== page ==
5.2 Ad-Lib vs. Teleprompter
Should you speak off the cuff, or write a script and read it off a teleprompter? This lesson looks at the pros and cons of both methods, and offers tips on how to appear natural while using a teleprompter.
1.Introduction1 lesson, 02:20
2.Image and Appearance3 lessons, 17:41
3.Voice1 lesson, 05:24
4.Body Language2 lessons, 12:58
5.Delivery3 lessons, 18:57
6.Conclusion1 lesson, 01:07
5.2 Ad-Lib vs. Teleprompter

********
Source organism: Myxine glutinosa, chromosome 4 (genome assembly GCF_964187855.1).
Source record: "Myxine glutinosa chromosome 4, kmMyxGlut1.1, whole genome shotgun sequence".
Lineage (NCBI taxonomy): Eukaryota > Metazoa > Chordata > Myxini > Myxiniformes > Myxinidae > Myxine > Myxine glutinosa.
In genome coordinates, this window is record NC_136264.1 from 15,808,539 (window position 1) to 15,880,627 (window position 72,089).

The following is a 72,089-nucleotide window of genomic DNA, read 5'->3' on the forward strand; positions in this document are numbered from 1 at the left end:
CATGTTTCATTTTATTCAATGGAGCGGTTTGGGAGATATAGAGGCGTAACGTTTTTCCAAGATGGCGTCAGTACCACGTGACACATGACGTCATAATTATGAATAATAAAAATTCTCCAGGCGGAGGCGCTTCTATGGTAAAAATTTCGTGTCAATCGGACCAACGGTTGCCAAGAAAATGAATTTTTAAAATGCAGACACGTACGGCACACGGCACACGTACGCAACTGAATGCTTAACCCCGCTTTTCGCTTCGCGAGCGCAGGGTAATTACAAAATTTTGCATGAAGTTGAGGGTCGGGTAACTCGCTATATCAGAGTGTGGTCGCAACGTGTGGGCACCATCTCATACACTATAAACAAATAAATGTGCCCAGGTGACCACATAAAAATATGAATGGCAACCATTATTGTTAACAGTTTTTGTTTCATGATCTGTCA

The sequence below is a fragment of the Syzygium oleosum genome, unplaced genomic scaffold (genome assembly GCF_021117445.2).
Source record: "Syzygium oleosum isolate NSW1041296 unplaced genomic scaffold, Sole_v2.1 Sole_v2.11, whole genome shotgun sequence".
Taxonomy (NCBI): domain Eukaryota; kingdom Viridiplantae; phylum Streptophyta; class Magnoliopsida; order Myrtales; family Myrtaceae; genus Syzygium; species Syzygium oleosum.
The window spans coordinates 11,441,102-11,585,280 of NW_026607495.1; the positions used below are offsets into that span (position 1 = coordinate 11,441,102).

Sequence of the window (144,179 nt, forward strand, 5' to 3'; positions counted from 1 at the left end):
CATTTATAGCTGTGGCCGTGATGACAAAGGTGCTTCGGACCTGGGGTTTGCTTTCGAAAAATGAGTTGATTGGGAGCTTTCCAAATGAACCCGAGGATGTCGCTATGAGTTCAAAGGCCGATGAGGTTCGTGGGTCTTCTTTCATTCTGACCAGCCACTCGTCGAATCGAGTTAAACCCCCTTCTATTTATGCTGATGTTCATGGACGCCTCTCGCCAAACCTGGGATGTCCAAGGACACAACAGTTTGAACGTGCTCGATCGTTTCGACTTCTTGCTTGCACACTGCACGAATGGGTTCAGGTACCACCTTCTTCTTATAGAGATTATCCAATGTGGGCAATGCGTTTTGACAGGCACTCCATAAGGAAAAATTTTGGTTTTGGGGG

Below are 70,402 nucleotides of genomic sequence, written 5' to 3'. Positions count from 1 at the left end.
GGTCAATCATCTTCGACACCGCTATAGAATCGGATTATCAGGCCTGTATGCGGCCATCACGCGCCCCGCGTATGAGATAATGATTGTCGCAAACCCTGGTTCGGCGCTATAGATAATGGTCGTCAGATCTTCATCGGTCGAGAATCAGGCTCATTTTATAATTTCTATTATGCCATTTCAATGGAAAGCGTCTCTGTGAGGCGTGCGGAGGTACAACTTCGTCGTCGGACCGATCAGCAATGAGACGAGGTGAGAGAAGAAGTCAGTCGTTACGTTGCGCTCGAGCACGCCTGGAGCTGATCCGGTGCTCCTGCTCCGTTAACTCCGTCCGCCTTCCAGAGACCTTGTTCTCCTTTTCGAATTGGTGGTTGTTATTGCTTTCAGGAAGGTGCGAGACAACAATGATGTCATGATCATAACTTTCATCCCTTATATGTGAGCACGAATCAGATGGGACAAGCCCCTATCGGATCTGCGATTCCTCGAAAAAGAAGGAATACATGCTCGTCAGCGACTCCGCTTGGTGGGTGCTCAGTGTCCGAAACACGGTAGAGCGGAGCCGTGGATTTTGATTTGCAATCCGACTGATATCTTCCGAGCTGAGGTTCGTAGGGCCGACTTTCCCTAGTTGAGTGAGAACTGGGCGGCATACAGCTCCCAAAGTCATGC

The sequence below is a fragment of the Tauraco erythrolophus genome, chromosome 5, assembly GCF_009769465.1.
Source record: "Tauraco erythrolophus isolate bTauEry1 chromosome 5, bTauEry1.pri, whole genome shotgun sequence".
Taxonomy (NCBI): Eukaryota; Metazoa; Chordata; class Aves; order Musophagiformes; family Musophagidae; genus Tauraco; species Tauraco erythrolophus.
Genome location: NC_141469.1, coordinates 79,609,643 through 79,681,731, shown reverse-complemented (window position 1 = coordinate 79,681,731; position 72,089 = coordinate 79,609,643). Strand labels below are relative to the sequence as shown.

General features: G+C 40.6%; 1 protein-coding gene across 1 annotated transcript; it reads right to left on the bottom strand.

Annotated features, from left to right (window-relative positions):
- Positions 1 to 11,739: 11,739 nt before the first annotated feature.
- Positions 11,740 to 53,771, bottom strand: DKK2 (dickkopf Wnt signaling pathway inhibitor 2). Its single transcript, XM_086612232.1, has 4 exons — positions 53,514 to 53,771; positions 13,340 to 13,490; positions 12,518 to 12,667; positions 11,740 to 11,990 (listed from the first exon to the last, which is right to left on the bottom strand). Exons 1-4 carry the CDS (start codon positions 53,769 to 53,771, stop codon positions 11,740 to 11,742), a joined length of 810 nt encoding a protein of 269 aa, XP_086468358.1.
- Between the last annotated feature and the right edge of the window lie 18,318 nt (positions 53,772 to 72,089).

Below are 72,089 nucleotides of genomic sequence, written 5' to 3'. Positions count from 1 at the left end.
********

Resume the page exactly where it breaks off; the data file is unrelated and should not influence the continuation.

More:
Hi, I'm Cindy Burgess for tuts+. In the previous lesson we looked at how to prepare for an unscripted or ad-libbed presentation. But there may be times when you want or need a written script. And that's where a teleprompter can come in handy. In this lesson, you'll learn how a teleprompter works and the pros and cons of using a teleprompter versus ad-libbing. A teleprompter or autocue is a device that fits over the front of a video camera. It uses a mirror to reflect the script onto a piece of glass in front of the lens. From the perspective of a presenter, it's like looking at a computer screen. When the teleprompter is activated, the script scrolls upwards line by line. The scrolling speed is usually controlled by a separate device and operator. Using a teleprompter allows you to maintain eye contact with the lens and therefore your viewers while reading your script. It creates the illusion that you've memorized your material. Teleprompters are widely used in the television and video production industries. Professional versions tend to be quite large and expensive. But there are smaller more affordable, more portable teleprompters available that use a tablet as part of the prompting system. If you're recording video with a tablet or smartphone. There are numerous prompting apps. Free and paid, that allow you to upload a script and get it scrolling. Some even let you control the speed manually with the wireless remote. There are even prompter apps that are voice activated. So when you stop speaking, the script stops scrolling. When you start speaking again the scrolling resumes. Now at this point you're probably thinking, why wouldn't I use a teleprompter? The advantages are pretty clear. You can do your entire presentation in one take, which obviously saves time. You won't have any of those ums or aws or mistakes. And if you already own a tablet or smartphone you can just download an app. You can even build your own teleprompter with instructions found on the Internet. But there are downsides to using a teleprompter. It takes a lot of practice to sound like you're talking off the cuff and not reading a script. Newscasters make it look easy, but trust me it takes years of practice and experience to get to that stage. Part of the problem is that only a few lines of your script are on the screen at a time. You need to develop an ability to read ahead to the next line in your head while you're talking. So you have a smooth rhythm and sound natural. Another downside is that you usually need someone to operate the teleprompter for you. It's a real art to be able to run a teleprompter and read at the same time, take it for me. Finally, when you read off a screen in front of you your eyes move back and forth. If you sit too close to the teleprompter your viewers will be able to see that eye movement and will know you're reading. One of the keys to success in using a teleprompter is in the scripting itself. Broadcasters are trained to write copy that is simple, concise and conversational, copy that's meant to be spoken aloud. You can do this too by following these three tips. Keep your sentences short and simple. Think in terms of subject, verb, object. Use simple everyday language. For example, say buy instead of purchase or doctor instead of physician. When you're writing your script, examine every word and ask yourself, would I say this in regular conversation? Finally, read your script out loud as you're writing it. Words can look fine on paper, but turn into tongue twisters when it comes time to speak them, so talk it out. Before you spend money on a teleprompter I recommend that you get the feel for one by using a tablet or smartphone with a free prompter app. Simply download the app of your choice and enter your script as instructed then place the tablet at eye level. Activate the prompter and practice reading out loud. Experiment with different scrolling speeds to see what works for you. After you've practiced a bit, record yourself reading from the teleprompter and play it back. Are you looking directly into the lens or slightly off to the side? Remember the lens on a mobile device is not in the middle of the screen. It's usually on the edge. You'll need to be far enough away that the viewer can't tell that you're looking slightly to the side. Can you see your eyes moving back and forth? If so, move further away from the tablet. You need to find that sweet spot where you can read the text clearly without squinting. But you're far enough from the camera that viewers can't see your eye movements. If you're recording yourself with a video camera, you can use your tablet as a teleprompter by mounting it to a tripod. The key here is to make sure the tablet is as close to the lens of the camera as possible, either below it or beside it. Experiment shooting at different distances from the teleprompter to see how noticeable your eye direction and movement is. Using a teleprompter effectively requires skill and practice, lots of practice. Ultimately, it comes down to a matter of personal preference. Some people like the more relaxed, conversational feel of an ad-libbed performance while others prefer the polished feel of a scripted performance using a teleprompter. Try out both and see what works for you. In the next lesson, we bring together everything that we've learned and focused on delivering your message to the camera. I'm Cindy Burgess for Tut's plus. Thanks for watching.